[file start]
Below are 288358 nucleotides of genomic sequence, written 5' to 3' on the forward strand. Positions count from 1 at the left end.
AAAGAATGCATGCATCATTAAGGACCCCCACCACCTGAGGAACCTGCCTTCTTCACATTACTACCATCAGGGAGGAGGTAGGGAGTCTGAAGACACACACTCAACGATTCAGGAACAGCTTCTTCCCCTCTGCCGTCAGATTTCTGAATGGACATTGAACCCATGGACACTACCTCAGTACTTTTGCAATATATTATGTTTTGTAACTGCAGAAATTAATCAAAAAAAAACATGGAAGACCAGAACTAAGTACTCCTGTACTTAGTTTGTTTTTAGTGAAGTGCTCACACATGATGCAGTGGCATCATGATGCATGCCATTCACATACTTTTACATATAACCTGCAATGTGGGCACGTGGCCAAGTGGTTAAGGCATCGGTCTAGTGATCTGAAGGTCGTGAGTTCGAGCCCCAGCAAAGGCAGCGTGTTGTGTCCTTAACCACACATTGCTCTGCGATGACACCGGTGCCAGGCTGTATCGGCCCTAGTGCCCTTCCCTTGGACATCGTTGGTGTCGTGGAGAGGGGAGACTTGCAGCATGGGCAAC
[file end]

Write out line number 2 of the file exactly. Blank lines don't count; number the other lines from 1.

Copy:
AAAGAATGCATGCATCATTAAGGACCCCCACCACCTGAGGAACCTGCCTTCTTCACATTACTACCATCAGGGAGGAGGTAGGGAGTCTGAAGACACACACTCAACGATTCAGGAACAGCTTCTTCCCCTCTGCCGTCAGATTTCTGAATGGACATTGAACCCATGGACACTACCTCAGTACTTTTGCAATATATTATGTTTTGTAACTGCAGAAATTAATCAAAAAAAAACATGGAAGACCAGAACTAAGTACTCCTGTACTTAGTTTGTTTTTAGTGAAGTGCTCACACATGATGCAGTGGCATCATGATGCATGCCATTCACATACTTTTACATATAACCTGCAATGTGGGCACGTGGCCAAGTGGTTAAGGCATCGGTCTAGTGATCTGAAGGTCGTGAGTTCGAGCCCCAGCAAAGGCAGCGTGTTGTGTCCTTAACCACACATTGCTCTGCGATGACACCGGTGCCAGGCTGTATCGGCCCTAGTGCCCTTCCCTTGGACATCGTTGGTGTCGTGGAGAGGGGAGACTTGCAGCATGGGCAAC